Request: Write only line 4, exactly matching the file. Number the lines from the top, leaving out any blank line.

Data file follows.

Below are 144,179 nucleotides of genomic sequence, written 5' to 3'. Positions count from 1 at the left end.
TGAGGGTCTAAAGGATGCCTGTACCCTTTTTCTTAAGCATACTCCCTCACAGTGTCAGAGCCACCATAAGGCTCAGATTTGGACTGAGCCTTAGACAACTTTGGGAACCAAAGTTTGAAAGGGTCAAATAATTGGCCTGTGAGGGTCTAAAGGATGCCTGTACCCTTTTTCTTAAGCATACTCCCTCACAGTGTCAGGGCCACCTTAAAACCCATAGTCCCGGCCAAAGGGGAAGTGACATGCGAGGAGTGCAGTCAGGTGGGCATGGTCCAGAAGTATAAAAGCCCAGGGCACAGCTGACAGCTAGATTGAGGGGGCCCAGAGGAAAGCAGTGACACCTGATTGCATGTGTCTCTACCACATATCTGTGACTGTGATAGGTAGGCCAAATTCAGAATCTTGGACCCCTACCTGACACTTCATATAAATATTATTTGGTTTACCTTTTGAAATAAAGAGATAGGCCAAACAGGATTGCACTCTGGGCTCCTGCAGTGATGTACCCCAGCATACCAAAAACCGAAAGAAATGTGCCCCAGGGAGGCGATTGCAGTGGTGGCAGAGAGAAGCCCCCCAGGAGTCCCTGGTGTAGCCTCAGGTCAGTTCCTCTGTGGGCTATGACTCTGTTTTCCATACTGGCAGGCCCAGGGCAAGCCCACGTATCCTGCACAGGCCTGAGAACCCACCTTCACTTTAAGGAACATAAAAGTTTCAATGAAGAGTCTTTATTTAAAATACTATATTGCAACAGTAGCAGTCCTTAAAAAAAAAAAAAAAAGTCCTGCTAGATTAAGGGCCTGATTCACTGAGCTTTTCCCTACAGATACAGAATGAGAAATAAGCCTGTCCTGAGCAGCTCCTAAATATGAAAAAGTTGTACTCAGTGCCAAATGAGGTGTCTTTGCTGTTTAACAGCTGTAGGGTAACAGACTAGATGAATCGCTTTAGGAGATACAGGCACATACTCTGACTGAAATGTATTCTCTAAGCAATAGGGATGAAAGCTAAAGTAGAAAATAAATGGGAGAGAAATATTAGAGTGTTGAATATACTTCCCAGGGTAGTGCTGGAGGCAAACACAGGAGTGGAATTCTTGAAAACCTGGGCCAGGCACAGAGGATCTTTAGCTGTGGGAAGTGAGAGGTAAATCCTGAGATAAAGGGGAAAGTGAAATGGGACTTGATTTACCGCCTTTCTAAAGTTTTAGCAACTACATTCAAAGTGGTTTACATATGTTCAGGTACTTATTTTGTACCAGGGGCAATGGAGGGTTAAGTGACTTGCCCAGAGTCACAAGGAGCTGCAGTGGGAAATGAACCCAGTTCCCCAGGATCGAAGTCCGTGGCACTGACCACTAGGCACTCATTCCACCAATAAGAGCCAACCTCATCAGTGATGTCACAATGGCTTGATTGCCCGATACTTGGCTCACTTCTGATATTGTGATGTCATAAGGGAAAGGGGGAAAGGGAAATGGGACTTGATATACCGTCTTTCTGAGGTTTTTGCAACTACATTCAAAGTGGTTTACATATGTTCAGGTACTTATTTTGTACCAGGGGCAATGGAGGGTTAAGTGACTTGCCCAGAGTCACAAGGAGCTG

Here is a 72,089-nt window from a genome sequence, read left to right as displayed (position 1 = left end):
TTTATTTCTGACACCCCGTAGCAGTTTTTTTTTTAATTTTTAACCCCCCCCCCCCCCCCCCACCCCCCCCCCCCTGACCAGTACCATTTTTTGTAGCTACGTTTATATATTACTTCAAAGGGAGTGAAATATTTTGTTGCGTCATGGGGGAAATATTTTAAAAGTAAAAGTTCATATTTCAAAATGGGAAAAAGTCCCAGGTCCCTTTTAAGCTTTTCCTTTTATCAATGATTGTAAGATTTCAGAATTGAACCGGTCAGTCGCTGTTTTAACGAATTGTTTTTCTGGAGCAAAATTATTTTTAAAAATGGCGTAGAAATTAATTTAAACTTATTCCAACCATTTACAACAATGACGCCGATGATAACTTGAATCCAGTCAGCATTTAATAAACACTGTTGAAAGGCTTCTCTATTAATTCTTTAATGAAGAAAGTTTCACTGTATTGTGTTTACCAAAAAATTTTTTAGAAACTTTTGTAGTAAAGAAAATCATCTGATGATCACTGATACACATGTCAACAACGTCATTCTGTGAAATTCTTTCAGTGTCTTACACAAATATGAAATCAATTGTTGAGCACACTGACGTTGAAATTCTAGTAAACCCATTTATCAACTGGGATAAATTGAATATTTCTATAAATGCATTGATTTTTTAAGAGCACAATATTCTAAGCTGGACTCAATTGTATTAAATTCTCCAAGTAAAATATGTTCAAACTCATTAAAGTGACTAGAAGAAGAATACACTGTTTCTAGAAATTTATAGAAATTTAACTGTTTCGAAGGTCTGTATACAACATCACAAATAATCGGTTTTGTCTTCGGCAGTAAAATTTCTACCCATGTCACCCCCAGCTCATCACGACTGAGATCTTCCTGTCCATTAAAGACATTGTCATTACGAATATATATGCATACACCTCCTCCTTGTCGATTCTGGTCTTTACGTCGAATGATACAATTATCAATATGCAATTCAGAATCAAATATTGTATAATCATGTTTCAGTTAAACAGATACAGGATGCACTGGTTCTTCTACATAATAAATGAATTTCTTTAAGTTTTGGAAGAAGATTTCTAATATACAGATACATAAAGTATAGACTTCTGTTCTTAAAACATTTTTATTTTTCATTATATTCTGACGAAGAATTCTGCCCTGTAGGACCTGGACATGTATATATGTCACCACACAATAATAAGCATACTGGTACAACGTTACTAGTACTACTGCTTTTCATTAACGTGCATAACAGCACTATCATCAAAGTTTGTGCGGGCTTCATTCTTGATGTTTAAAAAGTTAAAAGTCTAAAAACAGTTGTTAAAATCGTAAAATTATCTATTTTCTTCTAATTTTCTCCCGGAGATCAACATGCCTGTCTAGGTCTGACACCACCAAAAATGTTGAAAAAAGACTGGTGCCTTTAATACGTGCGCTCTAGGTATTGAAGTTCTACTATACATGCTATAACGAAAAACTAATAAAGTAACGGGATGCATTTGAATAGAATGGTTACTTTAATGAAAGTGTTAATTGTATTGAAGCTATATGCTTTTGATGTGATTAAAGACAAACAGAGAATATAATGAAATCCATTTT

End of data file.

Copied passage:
TTTATTTCTGACACCCCGTAGCAGTTTTTTTTTTAATTTTTAACCCCCCCCCCCCCCCCCCACCCCCCCCCCCCTGACCAGTACCATTTTTTGTAGCTACGTTTATATATTACTTCAAAGGGAGTGAAATATTTTGTTGCGTCATGGGGGAAATATTTTAAAAGTAAAAGTTCATATTTCAAAATGGGAAAAAGTCCCAGGTCCCTTTTAAGCTTTTCCTTTTATCAATGATTGTAAGATTTCAGAATTGAACCGGTCAGTCGCTGTTTTAACGAATTGTTTTTCTGGAGCAAAATTATTTTTAAAAATGGCGTAGAAATTAATTTAAACTTATTCCAACCATTTACAACAATGACGCCGATGATAACTTGAATCCAGTCAGCATTTAATAAACACTGTTGAAAGGCTTCTCTATTAATTCTTTAATGAAGAAAGTTTCACTGTATTGTGTTTACCAAAAAATTTTTTAGAAACTTTTGTAGTAAAGAAAATCATCTGATGATCACTGATACACATGTCAACAACGTCATTCTGTGAAATTCTTTCAGTGTCTTACACAAATATGAAATCAATTGTTGAGCACACTGACGTTGAAATTCTAGTAAACCCATTTATCAACTGGGATAAATTGAATATTTCTATAAATGCATTGATTTTTTAAGAGCACAATATTCTAAGCTGGACTCAATTGTATTAAATTCTCCAAGTAAAATATGTTCAAACTCATTAAAGTGACTAGAAGAAGAATACACTGTTTCTAGAAATTTATAGAAATTTAACTGTTTCGAAGGTCTGTATACAACATCACAAATAATCGGTTTTGTCTTCGGCAGTAAAATTTCTACCCATGTCACCCCCAGCTCATCACGACTGAGATCTTCCTGTCCATTAAAGACATTGTCATTACGAATATATATGCATACACCTCCTCCTTGTCGATTCTGGTCTTTACGTCGAATGATACAATTATCAATATGCAATTCAGAATCAAATATTGTATAATCATGTTTCAGTTAAACAGATACAGGATGCACTGGTTCTTCTACATAATAAATGAATTTCTTTAAGTTTTGGAAGAAGATTTCTAATATACAGATACATAAAGTATAGACTTCTGTTCTTAAAACATTTTTATTTTTCATTATATTCTGACGAAGAATTCTGCCCTGTAGGACCTGGACATGTATATATGTCACCACACAATAATAAGCATACTGGTACAACGTTACTAGTACTACTGCTTTTCATTAACGTGCATAACAGCACTATCATCAAAGTTTGTGCGGGCTTCATTCTTGATGTTTAAAAAGTTAAAAGTCTAAAAACAGTTGTTAAAATCGTAAAATTATCTATTTTCTTCTAATTTTCTCCCGGAGATCAACATGCCTGTCTAGGTCTGACACCACCAAAAATGTTGAAAAAAGACTGGTGCCTTTAATACGTGCGCTCTAGGTATTGAAGTTCTACTATACATGCTATAACGAAAAACTAATAAAGTAACGGGATGCATTTGAATAGAATGGTTACTTTAATGAAAGTGTTAATTGTATTGAAGCTATATGCTTTTGATGTGATTAAAGACAAACAGAGAATATAATGAAATCCATTTT